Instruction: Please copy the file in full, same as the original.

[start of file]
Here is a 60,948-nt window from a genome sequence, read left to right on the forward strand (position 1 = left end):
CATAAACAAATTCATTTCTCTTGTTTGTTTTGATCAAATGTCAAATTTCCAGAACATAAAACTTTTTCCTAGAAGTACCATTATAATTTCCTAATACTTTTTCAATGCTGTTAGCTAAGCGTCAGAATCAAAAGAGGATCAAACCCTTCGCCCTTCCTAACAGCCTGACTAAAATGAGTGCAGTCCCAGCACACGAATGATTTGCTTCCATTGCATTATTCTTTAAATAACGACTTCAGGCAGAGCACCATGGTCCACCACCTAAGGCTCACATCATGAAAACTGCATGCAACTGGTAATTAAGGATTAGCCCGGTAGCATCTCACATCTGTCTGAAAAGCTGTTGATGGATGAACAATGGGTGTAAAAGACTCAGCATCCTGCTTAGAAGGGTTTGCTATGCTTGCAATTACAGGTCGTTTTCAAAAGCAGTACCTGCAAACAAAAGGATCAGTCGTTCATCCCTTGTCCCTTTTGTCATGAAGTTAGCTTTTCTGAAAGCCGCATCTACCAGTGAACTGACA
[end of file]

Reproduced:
Here is a 60,948-nt window from a genome sequence, read left to right on the forward strand (position 1 = left end):
CATAAACAAATTCATTTCTCTTGTTTGTTTTGATCAAATGTCAAATTTCCAGAACATAAAACTTTTTCCTAGAAGTACCATTATAATTTCCTAATACTTTTTCAATGCTGTTAGCTAAGCGTCAGAATCAAAAGAGGATCAAACCCTTCGCCCTTCCTAACAGCCTGACTAAAATGAGTGCAGTCCCAGCACACGAATGATTTGCTTCCATTGCATTATTCTTTAAATAACGACTTCAGGCAGAGCACCATGGTCCACCACCTAAGGCTCACATCATGAAAACTGCATGCAACTGGTAATTAAGGATTAGCCCGGTAGCATCTCACATCTGTCTGAAAAGCTGTTGATGGATGAACAATGGGTGTAAAAGACTCAGCATCCTGCTTAGAAGGGTTTGCTATGCTTGCAATTACAGGTCGTTTTCAAAAGCAGTACCTGCAAACAAAAGGATCAGTCGTTCATCCCTTGTCCCTTTTGTCATGAAGTTAGCTTTTCTGAAAGCCGCATCTACCAGTGAACTGACA